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Reviewed by K.C. Finn for Readers' Favorite
Portrait In Broken Glass is a work of intellectual and introspective fiction created by author Richard Siciliano. Told in the form of a diary by the central character of the piece, we follow the inner and outer journey of a broken man, Joseph Curcio. As the world is on the verge of the Second World War, Joseph’s environment is already far from ideal. His life as a once-successful intellectual is over, and when he is homeless and alcohol-dependent, he finds a former student who takes pity on him. She is Amanda, who now makes beautiful mosaics from broken glass, and that theme acts as a metaphor for Joseph’s attempts to put his broken life back together and hope for something better than before.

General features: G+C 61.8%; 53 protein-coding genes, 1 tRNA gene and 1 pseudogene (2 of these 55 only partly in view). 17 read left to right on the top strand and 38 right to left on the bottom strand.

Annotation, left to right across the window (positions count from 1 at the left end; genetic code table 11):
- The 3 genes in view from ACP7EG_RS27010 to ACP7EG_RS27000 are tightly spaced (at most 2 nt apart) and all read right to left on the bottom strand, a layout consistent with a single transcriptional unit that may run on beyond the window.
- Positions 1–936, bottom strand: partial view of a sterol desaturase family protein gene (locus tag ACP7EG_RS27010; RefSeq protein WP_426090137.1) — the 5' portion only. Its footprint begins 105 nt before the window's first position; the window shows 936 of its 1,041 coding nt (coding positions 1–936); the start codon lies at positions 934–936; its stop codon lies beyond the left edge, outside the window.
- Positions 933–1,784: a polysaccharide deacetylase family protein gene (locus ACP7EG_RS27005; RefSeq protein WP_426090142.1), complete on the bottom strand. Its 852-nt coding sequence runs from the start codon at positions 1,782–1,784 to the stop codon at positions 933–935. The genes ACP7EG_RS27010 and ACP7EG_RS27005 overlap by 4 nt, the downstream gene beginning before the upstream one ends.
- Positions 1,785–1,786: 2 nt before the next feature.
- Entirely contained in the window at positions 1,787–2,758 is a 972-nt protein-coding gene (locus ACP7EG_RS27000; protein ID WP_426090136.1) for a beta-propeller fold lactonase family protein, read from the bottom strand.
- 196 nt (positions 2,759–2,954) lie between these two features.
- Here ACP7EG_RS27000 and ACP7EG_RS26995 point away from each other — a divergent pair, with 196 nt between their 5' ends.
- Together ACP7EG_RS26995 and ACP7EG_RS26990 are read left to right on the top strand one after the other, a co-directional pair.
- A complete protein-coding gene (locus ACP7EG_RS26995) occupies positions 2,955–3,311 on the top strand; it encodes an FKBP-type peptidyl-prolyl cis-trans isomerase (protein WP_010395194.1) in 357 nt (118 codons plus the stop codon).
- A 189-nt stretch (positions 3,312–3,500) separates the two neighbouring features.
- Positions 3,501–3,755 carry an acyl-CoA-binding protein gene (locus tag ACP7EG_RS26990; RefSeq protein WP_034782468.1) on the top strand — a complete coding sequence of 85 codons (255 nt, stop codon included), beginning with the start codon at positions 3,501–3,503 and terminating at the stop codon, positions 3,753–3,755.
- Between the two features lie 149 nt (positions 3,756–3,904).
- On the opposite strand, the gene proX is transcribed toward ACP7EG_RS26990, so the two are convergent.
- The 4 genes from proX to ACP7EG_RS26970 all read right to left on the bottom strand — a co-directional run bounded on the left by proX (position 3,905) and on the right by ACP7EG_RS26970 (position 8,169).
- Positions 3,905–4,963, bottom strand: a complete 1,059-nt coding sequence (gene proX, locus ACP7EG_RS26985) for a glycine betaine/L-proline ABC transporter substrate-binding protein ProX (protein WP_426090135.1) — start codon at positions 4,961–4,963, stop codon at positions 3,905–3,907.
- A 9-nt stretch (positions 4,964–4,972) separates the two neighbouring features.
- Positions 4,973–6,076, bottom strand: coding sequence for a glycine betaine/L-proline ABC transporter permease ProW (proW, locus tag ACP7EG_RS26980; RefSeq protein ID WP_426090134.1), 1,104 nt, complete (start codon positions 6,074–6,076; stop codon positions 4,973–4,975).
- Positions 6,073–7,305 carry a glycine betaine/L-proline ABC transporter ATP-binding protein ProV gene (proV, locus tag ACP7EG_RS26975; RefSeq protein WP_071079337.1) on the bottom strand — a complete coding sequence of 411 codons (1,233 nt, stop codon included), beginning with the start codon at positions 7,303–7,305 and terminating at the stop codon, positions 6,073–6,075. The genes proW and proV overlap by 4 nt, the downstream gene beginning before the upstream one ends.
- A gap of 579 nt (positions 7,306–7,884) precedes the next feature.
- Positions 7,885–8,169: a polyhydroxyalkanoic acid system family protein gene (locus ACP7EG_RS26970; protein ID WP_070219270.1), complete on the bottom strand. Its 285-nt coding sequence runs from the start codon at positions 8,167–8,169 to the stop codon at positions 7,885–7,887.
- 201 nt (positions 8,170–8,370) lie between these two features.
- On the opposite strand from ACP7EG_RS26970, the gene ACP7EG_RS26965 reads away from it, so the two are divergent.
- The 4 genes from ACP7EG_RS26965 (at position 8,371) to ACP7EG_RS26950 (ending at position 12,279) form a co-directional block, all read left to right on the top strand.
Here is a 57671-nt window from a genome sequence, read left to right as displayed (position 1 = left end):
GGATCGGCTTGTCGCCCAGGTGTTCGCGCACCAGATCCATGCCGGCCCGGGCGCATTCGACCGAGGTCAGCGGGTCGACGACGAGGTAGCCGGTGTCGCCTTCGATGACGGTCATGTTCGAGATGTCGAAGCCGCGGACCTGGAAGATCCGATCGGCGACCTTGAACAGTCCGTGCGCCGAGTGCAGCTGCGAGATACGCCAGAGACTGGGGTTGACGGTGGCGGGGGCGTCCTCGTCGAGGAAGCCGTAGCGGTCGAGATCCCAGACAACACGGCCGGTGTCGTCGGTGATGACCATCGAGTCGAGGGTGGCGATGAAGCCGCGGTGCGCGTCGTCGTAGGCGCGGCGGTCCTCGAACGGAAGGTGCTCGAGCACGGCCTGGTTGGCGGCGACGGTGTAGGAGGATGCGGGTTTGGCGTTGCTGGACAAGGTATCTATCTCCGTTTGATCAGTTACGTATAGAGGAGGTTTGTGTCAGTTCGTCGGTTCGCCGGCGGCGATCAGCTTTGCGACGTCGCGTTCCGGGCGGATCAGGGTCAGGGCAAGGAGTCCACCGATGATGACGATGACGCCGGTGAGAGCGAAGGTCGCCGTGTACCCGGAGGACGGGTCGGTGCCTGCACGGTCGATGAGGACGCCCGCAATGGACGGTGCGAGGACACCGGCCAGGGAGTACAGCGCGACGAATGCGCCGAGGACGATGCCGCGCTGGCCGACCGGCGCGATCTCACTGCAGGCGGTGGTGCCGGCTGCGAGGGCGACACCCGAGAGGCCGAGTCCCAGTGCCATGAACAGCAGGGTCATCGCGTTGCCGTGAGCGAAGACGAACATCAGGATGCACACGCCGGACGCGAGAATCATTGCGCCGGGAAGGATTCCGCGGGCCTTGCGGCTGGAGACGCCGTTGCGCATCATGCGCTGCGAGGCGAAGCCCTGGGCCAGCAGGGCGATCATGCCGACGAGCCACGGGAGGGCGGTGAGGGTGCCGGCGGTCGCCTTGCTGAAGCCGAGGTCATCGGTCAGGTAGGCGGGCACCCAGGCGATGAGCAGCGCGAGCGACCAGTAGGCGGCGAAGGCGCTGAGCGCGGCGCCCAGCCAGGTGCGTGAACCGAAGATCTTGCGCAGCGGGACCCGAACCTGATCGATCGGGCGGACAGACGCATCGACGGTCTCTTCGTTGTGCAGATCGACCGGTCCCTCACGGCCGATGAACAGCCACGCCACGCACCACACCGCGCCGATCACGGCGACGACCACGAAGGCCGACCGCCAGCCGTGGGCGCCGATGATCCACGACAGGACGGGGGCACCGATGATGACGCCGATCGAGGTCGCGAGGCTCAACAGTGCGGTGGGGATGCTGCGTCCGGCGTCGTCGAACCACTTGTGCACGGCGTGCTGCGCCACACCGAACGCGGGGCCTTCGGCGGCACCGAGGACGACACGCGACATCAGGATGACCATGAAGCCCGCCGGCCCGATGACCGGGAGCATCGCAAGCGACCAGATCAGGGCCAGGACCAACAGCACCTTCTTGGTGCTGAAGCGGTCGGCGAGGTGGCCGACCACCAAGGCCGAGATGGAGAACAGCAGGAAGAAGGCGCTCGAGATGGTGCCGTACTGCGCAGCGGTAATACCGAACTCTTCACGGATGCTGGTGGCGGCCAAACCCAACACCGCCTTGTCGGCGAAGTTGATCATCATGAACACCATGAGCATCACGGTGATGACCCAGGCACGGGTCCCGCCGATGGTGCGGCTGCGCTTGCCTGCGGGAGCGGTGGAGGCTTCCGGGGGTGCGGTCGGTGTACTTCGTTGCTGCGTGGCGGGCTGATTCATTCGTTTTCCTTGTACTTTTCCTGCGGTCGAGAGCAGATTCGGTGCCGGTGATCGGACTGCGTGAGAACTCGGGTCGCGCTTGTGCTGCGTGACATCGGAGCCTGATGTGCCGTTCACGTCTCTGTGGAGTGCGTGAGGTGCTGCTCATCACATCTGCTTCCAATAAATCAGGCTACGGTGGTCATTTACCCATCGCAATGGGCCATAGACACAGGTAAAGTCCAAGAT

This is both a tragic and uplifting tale, examining how broken people’s lives can become in such a short time when they give up on themselves. I found Joseph’s psyche really interesting to explore through the format of the novel, and the narration was very well constructed on the part of Richard Siciliano, who removes himself from the tale as much as possible. The relationship with Amanda and the connections to her work make this a work worthy of literary praise, and the allegory follows through Joseph’s journey even though we, as an audience, can see its potential flaws. All the same, the ending for our unreliable narrator was compelling and unexpected, and I would certainly recommended Portrait In Broken Glass to any reader looking for an 'unputdownable' adventure.